“The CD remastering of Iggy’s great 1977 album Kill City is a reminder that his classic recordings remain light-years ahead of most of the albums from bands that acknowledge his influence today.” – Dave Luhrssen / SHEPHERD EXPRESS / MILWAUKEE
“Kill City sits proudly beside its Stooge predecessors, now making perfect sense as the album that band never did make. It’s a rare breed: A remix and re-issue with a reason.” – I-94 BAR
“… a sparkling, overdue remix and what a valuable repair! Of course, not even revitalized sound makes Kill City as astonishing as the two dozen 1972-1974 Williamson penned/played Stooges tunes extent. It still feels like what the 1975 Rolling Stones should have sounded like: simple, riotous guitar licks out of the 1956 Chuck Berry playbook back the most viral, unhinged, unsafe, demented singer since Esquerita and Jerry Lee Lewis. Rock has almost never felt, let along been, so astonishingly, brutally honest; and Kill City, finally, is remarkably affecting rock ‘n roll.” – Jack Rabid / THE BIG TAKEOVER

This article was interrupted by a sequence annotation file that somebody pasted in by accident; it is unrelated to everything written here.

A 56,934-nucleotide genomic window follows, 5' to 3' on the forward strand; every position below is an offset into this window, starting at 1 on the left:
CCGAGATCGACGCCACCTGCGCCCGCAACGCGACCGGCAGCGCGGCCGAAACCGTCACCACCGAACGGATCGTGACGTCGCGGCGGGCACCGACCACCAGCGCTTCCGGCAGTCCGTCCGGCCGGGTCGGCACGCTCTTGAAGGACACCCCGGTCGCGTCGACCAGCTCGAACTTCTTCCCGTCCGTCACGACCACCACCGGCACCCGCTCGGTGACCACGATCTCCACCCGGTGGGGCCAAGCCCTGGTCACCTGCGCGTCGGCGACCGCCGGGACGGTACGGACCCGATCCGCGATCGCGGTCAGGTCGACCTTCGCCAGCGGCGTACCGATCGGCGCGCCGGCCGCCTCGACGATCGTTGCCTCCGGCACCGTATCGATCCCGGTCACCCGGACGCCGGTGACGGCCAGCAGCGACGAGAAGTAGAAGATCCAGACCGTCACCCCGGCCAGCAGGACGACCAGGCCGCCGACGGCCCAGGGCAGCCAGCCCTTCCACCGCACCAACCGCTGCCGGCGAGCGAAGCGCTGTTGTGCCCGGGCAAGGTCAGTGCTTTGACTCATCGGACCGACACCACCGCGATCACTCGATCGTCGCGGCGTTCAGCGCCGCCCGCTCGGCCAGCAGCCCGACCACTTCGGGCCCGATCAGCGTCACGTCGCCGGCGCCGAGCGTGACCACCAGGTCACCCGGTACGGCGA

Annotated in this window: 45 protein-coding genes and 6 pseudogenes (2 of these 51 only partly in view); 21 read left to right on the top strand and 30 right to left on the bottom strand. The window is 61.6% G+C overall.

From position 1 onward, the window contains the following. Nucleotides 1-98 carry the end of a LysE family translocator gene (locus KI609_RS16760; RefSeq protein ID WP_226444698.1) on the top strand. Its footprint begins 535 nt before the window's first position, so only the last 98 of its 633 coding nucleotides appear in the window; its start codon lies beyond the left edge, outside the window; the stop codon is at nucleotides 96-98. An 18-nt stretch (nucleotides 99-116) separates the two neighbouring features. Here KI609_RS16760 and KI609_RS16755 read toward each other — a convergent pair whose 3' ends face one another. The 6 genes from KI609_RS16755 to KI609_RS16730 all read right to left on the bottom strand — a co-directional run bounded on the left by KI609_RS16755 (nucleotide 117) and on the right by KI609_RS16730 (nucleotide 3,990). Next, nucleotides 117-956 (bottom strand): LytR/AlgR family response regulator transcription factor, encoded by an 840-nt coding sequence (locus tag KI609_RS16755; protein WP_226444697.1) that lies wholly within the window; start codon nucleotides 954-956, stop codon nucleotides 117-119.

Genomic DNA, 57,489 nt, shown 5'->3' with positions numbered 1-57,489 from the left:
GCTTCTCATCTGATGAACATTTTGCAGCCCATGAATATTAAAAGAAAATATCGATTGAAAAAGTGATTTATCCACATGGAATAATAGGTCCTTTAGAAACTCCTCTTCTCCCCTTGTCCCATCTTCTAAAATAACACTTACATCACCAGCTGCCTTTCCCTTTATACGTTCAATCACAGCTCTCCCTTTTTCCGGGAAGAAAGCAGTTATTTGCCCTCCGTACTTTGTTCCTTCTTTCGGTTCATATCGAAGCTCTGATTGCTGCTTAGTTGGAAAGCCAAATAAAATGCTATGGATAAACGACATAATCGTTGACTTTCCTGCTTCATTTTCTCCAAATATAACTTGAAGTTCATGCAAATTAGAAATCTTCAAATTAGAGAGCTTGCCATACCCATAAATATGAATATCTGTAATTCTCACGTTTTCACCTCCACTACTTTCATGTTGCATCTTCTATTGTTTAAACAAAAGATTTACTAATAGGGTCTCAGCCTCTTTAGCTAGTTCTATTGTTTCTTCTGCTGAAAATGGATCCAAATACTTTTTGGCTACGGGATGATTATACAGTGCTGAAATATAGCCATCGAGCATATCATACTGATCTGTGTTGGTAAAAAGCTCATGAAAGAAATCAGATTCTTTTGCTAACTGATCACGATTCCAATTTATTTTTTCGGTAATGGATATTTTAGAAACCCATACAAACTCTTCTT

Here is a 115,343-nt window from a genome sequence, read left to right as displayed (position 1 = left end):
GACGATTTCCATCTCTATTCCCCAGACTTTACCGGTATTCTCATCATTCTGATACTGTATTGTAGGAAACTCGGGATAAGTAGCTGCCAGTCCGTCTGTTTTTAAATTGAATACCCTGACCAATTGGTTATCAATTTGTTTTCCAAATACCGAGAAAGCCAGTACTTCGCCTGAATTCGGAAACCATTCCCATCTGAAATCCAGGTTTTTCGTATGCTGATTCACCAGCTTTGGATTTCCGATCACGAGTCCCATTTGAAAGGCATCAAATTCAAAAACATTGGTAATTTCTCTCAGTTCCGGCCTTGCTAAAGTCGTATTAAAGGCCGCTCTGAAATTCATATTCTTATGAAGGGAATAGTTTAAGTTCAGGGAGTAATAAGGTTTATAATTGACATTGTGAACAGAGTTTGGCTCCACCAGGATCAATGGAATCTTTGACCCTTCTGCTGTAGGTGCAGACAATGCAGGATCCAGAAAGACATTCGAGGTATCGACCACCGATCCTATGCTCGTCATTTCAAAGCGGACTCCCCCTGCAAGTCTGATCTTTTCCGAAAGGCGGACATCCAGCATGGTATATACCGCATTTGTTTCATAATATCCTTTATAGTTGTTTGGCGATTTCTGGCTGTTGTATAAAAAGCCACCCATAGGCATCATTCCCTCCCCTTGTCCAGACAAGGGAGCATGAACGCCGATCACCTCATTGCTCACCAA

“Iggy Pop and James Williamson are re-releasing their 1977 classic Kill City on October 19th via Bomp Records. It’s restored, remixed and remastered, and worthy of your hard-earned dollars. It’s definitely a breath of fresh air for those that love their music honest and raw. A must listen.” – ALL KNOWING FORCE / NYC
“Beautiful reissue of an album that shows Iggy Pop in transition from the blistering atonality of The Stooges to the more pop and glam sounds that he adopted for most of his solo career. It’s a slow-burn, but a good one!” – PIRATE CAT RADIO / SAN FRANCISCO
“Kill City demands respect with its impressive consistency, and it’s an interesting precursor to Iggy Pop’s solo career of almost crooning punk.” – THE WASTER
“Kill City is rarely mentioned as the one of the great moments of Iggy’s career and it should be. Four years after Raw Power, Iggy Pop and James Williamson return with a raw, hook-filled collection of pop, rock and punk. This has seen many dubious releases on CD. None of which sounds as stunning as this new remaster, which has also been remixed. A big thumbs-up!” – BURNING WOOD TONIGHT